Food Fight: How International Aid Fails the Poor
Beckmann, David, The Christian Century
IN 2006, THE UNITED STATES provided 6 million tons of food aid to agencies such as CARE, Catholic Relief Services, World Vision and Save the Children, which distributed the bags of wheat, rice or corn and containers of vegetable oil. Some of the aid went to places wracked by war or natural disaster, where it directly alleviated human suffering. In other places, children suffering from acute malnutrition were brought back to full health with the help of specially fortified food. Sometimes entire families were able to survive a lean season.
Given these and other positive results, why would any agency reject U.S. food aid?
Yet that's exactly what CARE did last July, when officials announced that beginning in 2009, CARE will forgo $45 million a year in U.S. food aid. The organization based its decision on disagreement with a practice known as monetization, the process of selling some of the U.S. food abroad in order to raise needed cash for development projects and administrative costs. Although monetization is a common and necessary practice, CARE maintains that the sale of this food in the fragile markets of recipient countries competes with the sale of food produced by local farmers, causing prices to drop and lowering farmers' income. After careful study, CARE has determined that the benefits of monetization are simply not worth the costs: it will no longer accept those donations of U.S. food aid that are intended for monetization (though it will continue to receive emergency U.S. food aid).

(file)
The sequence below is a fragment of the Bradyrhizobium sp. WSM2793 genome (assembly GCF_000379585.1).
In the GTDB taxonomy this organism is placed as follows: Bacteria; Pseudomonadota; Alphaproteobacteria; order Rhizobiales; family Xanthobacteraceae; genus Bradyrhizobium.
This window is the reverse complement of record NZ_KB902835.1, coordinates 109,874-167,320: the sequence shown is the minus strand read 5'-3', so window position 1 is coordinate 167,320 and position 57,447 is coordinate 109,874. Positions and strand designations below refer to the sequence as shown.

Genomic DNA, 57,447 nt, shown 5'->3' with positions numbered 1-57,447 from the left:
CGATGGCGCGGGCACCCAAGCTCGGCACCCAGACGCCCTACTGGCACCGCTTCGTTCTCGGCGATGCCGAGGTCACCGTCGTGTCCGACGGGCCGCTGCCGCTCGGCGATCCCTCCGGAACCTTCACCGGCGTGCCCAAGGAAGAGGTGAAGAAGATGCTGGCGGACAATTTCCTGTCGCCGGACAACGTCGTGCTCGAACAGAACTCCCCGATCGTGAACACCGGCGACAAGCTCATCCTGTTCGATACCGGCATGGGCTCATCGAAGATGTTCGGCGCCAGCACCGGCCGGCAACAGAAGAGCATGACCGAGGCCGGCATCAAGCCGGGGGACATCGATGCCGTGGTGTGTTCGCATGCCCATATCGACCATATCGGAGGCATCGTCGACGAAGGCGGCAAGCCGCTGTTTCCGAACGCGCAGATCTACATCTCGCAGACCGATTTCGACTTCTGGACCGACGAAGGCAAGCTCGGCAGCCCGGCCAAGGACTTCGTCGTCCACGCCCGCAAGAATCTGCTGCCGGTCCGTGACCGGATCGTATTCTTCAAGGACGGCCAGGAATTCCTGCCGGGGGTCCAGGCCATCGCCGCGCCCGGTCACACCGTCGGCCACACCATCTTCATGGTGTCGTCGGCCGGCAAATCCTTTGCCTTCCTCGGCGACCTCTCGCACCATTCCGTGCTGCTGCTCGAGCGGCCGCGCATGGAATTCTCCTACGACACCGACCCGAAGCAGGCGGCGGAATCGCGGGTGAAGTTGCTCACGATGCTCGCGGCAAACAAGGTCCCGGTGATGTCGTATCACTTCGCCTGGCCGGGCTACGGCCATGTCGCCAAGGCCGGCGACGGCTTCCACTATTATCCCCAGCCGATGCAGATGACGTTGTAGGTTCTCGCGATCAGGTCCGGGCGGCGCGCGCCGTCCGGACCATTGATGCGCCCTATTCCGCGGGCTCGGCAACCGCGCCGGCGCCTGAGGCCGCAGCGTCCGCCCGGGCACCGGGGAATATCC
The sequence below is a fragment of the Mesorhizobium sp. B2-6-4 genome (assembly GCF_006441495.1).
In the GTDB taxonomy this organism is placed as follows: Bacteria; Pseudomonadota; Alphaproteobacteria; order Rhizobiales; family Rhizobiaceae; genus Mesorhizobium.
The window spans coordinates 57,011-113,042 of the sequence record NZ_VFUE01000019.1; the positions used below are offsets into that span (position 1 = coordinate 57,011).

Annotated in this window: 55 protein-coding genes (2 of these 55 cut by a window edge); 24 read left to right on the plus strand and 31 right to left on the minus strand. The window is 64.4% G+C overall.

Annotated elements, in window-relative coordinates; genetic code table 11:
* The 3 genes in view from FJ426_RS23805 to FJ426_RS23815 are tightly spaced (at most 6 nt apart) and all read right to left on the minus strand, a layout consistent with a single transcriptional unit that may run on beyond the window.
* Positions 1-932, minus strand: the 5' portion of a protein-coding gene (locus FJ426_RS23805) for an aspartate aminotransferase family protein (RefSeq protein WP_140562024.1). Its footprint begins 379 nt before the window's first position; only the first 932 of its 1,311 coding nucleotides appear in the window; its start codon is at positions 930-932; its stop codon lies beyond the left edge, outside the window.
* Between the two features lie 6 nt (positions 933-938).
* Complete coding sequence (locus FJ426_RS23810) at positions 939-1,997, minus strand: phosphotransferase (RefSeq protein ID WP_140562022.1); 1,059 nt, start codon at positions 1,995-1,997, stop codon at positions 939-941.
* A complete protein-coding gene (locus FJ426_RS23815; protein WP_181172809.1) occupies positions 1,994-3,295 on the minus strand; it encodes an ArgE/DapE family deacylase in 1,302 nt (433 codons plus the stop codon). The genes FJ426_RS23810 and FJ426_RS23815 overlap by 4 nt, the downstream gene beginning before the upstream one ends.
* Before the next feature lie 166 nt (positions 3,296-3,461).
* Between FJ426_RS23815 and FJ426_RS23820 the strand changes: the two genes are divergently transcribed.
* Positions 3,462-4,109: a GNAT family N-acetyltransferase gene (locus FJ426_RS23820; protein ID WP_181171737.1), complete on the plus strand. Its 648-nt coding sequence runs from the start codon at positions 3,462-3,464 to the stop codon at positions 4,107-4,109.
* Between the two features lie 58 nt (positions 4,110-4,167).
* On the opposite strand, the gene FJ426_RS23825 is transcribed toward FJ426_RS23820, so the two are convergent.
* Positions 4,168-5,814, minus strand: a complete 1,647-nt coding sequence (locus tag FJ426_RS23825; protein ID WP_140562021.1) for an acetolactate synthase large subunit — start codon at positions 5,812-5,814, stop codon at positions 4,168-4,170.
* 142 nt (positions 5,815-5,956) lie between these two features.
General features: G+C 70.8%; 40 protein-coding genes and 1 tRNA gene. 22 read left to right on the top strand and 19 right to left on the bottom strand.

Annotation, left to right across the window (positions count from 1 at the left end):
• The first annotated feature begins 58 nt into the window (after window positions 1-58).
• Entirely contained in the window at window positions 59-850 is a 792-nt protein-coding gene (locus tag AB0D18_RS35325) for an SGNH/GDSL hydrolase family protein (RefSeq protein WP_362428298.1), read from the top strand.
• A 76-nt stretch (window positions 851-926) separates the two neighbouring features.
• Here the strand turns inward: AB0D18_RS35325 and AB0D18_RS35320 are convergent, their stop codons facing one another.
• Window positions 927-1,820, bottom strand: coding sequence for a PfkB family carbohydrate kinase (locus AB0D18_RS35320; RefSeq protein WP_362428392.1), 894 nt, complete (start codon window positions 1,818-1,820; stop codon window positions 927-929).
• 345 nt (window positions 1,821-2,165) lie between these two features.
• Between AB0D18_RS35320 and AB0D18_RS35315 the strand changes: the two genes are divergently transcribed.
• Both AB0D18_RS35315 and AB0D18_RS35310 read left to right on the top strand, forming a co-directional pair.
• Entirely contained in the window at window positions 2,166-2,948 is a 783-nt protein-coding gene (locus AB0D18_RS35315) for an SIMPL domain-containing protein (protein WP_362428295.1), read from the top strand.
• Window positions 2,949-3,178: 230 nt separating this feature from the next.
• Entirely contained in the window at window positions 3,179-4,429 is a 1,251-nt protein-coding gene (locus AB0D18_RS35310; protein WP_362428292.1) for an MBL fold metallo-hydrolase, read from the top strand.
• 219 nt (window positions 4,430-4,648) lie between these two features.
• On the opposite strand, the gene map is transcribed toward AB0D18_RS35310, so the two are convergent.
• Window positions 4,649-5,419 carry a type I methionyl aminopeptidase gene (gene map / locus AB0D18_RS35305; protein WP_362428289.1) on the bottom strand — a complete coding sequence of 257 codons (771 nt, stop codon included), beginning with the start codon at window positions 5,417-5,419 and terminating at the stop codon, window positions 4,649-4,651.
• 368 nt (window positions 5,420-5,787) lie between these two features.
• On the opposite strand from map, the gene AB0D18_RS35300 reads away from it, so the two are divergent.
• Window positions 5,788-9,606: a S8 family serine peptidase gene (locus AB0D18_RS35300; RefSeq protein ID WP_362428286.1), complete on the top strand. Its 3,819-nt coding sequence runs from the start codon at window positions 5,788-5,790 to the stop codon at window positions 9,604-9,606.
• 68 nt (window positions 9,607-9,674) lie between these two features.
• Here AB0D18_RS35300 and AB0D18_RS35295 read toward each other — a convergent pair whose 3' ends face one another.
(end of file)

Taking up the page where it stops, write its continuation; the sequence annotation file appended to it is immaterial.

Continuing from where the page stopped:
The long journey of food aid begins when the U.S. government purchases basic staples such as corn, rice and wheat (grown in Iowa, Texas and Nebraska), processes and packages the food in plants throughout the country and ships it from ports in the Great Lakes and the Gulf of Mexico and on the West Coast. Originally food aid programs were seen as a way of disposing of large surplus food stocks owned by the federal …
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Publication information: Article title: Food Fight: How International Aid Fails the Poor. Contributors: Beckmann, David - Author. Magazine title: The Christian Century. Volume: 125. Issue: 8 Publication date: April 22, 2008. Page number: 20+. © 2009 The Christian Century Foundation. COPYRIGHT 2008 Gale Group.
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